It’s clear that Sarah Palin hates the Paris climate agreement.
What’s unclear is why she used a photo of Florida lawmakers to make her point in a Facebook meme.
“Don’t be fooled! The Paris climate accord is a scam,” stated the headline at the top of Palin’s Facebook post June 6, 2017. (By June 7, the Facebook meme was no longer available, but PolitiFact had taken a screenshot of her post, which had been shared at least 8,000 times.)
Beneath the headline is a photo of an unidentified group of mostly men cheering. The Facebook post doesn’t identify the people in the photo, but they are Florida House members at the state Capitol in Tallahassee.
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Beneath the photo Palin shared is text that says: “They pretend it’s about fixing our environment... but it’s really about stealing billions from the American people and giving it to foreign countries, governments and lobbyists!”
The Facebook meme, posted after President Donald Trump pulled out of the agreement, could leave the impression that the people in the photo are rejoicing over using the agreement to steal billions from Americans.
That's not the case.
PolitiFact fact-checked Palin’s photo as part of our effort to debunk fake news on Facebook. Our efforts to reach a spokesperson for Palin, the 2008 Republican vice presidential nominee, were unsuccessful. (Palin’s post was previously debunked by other news outlets including the Miami Herald, a partner along with the Tampa Bay Times in PolitiFact Florida, and Politico.)
Real origin of the photo: Florida
The photo is actually from the 2011 Florida legislative session.
We interviewed four of the Republican politicians in the photo: state Rep. Scott Plakon, R-Longwood, and former House members Will Weatherford, a former speaker from Wesley Chapel; Chris Dorworth of Lake Mary, and Rachel Burgin of Riverview. We also interviewed a Democrat in the photo: Jeff Clemens, now a state senator of Lake Worth.
Not all of the legislators recalled the particulars of the photo, but all of them said that their cheers had nothing to do with the Paris climate accord — which was signed years later — or about climate change.
Plakon directed us to search the Florida House website to show the real reason behind the cheering. The website showed that the photo was taken by House photographer Mark Foley. The cutline states: “From the left, Speaker-designate Will Weatherford, R-Wesley Chapel, signaled that session was coming to a close as members celebrate on the House floor, May 7, 2011.”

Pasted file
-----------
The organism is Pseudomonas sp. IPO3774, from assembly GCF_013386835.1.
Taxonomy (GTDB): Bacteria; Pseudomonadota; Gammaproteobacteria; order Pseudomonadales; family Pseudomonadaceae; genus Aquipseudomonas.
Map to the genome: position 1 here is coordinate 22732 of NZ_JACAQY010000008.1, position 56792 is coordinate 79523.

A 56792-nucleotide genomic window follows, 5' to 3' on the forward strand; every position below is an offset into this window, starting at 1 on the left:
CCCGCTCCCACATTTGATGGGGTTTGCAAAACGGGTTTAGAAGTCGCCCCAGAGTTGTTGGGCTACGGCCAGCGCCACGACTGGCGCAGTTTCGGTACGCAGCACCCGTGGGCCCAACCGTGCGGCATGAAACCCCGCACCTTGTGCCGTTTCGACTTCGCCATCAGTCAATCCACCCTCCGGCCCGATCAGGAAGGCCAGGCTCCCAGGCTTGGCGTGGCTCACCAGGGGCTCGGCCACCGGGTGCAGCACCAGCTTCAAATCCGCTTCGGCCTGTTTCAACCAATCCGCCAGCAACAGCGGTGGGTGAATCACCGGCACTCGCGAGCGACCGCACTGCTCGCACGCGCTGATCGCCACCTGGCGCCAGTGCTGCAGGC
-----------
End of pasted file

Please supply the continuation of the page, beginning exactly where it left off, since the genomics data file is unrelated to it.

Plakon recalled some late night (which led to early morning) back-and-forth maneuvering between the House and the Senate in the final hours of that session.
“It was a famous night,” Plakon said.
The final hours of the 2011 legislative session on Saturday, May 7, were chaotic, according to a Miami Herald/Tampa Bay Times timeline. As the hours stretched on, lawmakers played songs such as “A Hard Day's Night” and “Help” by the Beatles and “The Final Countdown” on the public speaker.
At 11:30 p.m. after the House unanimously rejected a Senate bill related to rules for the state-run Citizens Property Insurance Corp., the chamber erupted into cheers and shouts of, “It’s us versus the Senate.”
At 1 a.m., senators went home. At 2 a.m., the House passed a bill that included tax cuts and adjourned as Hande’'s Hallelujah chorus played on the public address system.
Minutes later the senators had to return — looking tired. One member came in wearing no shoes, another with no socks and a third in jeans and a T-shirt. The session finally ended at 3:35 a.m.
We were unable to confirm by deadline with House officials exactly what time Foley’s photo was taken during the conclusion of the session. But some of the members recalled the image from the conclusion of the session.
“We were all clapping because it was finally finished,” Burgin said.
She described the situation as “humorous” but said it was a bad choice for Palin to use a 2011 photo of the Florida House for a post about the 2015 climate accord.
“It's kind of bad taste to label Florida legislators as being involved in that, especially in 2011,” she said. “Everybody and their brother has been tagging me since it published, it’s kind of funny.”
Many of the legislators got a chuckle about the use of the photo in Palin’s meme.
Plakon, a publisher of a website used by insurance claims professionals, quipped, “As a publisher I object to the use of low-resolution graphics.”
For the record, Burgin said she has no opinion on the climate accord. Weatherford declined to express his opinion. Plakon called the accord a “bad deal” and sided with Trump’s position. Dorworth, who lost an election in 2012, said he didn’t support the Paris accord.
“Most of the persons in that picture probably would not have supported the Paris climate accord either,” he said.
Clemens, the Democrat, was the only lawmaker we interviewed who told us he supports the climate accord. “Of course I support the world coming together to solve serious problems. Who wouldn’t?”
Palin posted a viral image that purportedly shows a group of people clapping as a result of the Paris agreement, presumably about the billions they will earn.
Except, it’s not that at all. The photo is of Florida lawmakers elated at the long-awaited close of the 2011 legislative session.
The text and photo pairing is inaccurate. We rate it False.
The statement: Says an Internet meme shows people rejoicing over the Paris agreement.
The ruling: Palin posted a viral image that purportedly shows a group of people clapping as a result of the Paris agreement, presumably about the billions they will earn. Except, it’s not that at all. The photo is of Florida lawmakers elated at the long-awaited close of the 2011 legislative session. The text and photo pairing is inaccurate.
We rate this claim: False.
Politifact Florida is a partnership between The Tampa Bay Times and the Miami Herald to check out truth in politics.